Those who participate in the sport involving swimming, bicycling and running routinely push their bodies beyond the limits most people can endure, the researchers said, but little has been understood about what gives them their exceptional abilities.
TAU researchers Ruth Defrin and Nirit Geva report they've found triathletes feel less pain than casual exercisers.
"In our study, triathletes rated pain lower in intensity, tolerated it longer, and inhibited it better than individuals in a control group," Defrin said. "We think both physiological and psychological factors underlie these differences and help explain how triathletes are able to perform at such a high level."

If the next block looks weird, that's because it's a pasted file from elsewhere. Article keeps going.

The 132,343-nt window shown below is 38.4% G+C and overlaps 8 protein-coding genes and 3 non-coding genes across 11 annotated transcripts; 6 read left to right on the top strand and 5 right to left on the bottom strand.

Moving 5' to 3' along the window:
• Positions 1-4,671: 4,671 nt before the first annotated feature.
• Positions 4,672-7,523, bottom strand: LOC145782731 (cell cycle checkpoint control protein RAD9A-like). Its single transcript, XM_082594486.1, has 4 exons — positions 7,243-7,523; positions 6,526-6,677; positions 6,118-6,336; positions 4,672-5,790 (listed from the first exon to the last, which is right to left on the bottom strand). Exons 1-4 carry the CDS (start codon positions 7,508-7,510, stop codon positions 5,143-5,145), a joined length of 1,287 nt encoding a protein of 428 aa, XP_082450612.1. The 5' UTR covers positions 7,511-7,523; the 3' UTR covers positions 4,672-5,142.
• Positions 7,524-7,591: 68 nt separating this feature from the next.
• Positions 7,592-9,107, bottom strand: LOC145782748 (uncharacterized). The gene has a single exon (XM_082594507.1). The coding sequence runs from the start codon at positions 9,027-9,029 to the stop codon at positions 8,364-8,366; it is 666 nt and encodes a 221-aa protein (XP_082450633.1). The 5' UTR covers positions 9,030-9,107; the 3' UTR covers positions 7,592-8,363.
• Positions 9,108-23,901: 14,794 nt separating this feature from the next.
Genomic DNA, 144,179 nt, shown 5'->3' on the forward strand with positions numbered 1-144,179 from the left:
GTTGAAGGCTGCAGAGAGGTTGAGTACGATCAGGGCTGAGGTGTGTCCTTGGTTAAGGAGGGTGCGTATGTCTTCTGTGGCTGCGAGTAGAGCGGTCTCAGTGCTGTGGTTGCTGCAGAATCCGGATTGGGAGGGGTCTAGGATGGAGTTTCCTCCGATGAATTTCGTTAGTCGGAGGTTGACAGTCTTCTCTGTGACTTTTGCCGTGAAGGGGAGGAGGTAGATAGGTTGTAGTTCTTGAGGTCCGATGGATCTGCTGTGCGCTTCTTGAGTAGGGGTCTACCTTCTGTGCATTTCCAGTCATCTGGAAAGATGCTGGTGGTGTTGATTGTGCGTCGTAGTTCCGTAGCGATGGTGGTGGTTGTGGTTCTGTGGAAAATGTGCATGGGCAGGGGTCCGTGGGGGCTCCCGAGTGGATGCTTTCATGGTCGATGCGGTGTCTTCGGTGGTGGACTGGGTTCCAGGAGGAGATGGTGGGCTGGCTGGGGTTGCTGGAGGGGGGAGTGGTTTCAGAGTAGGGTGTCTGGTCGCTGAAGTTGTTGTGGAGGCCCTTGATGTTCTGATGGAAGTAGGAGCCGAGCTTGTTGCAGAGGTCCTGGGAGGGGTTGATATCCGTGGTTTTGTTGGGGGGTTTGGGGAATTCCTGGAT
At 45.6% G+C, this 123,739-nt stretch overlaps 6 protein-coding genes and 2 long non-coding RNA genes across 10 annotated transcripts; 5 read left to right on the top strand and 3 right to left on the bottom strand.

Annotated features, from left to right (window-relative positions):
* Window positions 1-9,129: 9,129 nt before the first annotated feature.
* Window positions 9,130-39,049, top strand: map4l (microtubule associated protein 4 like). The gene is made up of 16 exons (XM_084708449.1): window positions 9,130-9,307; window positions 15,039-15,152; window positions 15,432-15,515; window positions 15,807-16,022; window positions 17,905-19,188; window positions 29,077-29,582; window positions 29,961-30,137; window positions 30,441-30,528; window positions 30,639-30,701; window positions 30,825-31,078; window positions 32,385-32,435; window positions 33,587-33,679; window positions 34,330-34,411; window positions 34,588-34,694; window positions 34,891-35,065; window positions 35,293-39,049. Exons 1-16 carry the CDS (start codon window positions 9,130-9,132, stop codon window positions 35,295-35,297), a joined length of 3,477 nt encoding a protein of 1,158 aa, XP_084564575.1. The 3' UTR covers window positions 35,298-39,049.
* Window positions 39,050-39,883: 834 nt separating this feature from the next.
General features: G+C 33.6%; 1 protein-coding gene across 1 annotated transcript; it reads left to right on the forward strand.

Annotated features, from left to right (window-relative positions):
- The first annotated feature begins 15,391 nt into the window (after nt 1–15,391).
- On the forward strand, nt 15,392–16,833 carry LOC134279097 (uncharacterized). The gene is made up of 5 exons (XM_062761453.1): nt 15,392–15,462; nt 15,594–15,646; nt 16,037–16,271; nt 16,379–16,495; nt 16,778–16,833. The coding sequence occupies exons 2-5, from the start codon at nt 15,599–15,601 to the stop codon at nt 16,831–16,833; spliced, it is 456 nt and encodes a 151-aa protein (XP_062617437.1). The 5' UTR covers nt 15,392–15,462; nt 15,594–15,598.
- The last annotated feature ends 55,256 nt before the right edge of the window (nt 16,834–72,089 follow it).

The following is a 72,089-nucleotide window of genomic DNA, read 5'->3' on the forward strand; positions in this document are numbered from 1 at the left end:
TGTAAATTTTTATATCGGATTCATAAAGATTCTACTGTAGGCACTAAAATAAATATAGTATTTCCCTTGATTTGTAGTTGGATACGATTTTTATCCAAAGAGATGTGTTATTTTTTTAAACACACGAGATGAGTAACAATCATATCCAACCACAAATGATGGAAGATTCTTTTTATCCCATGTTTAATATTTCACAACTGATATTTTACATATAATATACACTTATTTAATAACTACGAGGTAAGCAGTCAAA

In experiments, triathletes identified pain as well as non-athletes did, but they perceived it as less intense and were able to withstand it longer, the researchers found.
Detecting pain is a relatively straightforward sensory experience, they said, whereas evaluating pain and being willing and able to endure it involves attitude, motivation, and life experience.
"It is very difficult to separate physiology and psychology," Defrin said. "But in general, experience is the sum of these factors."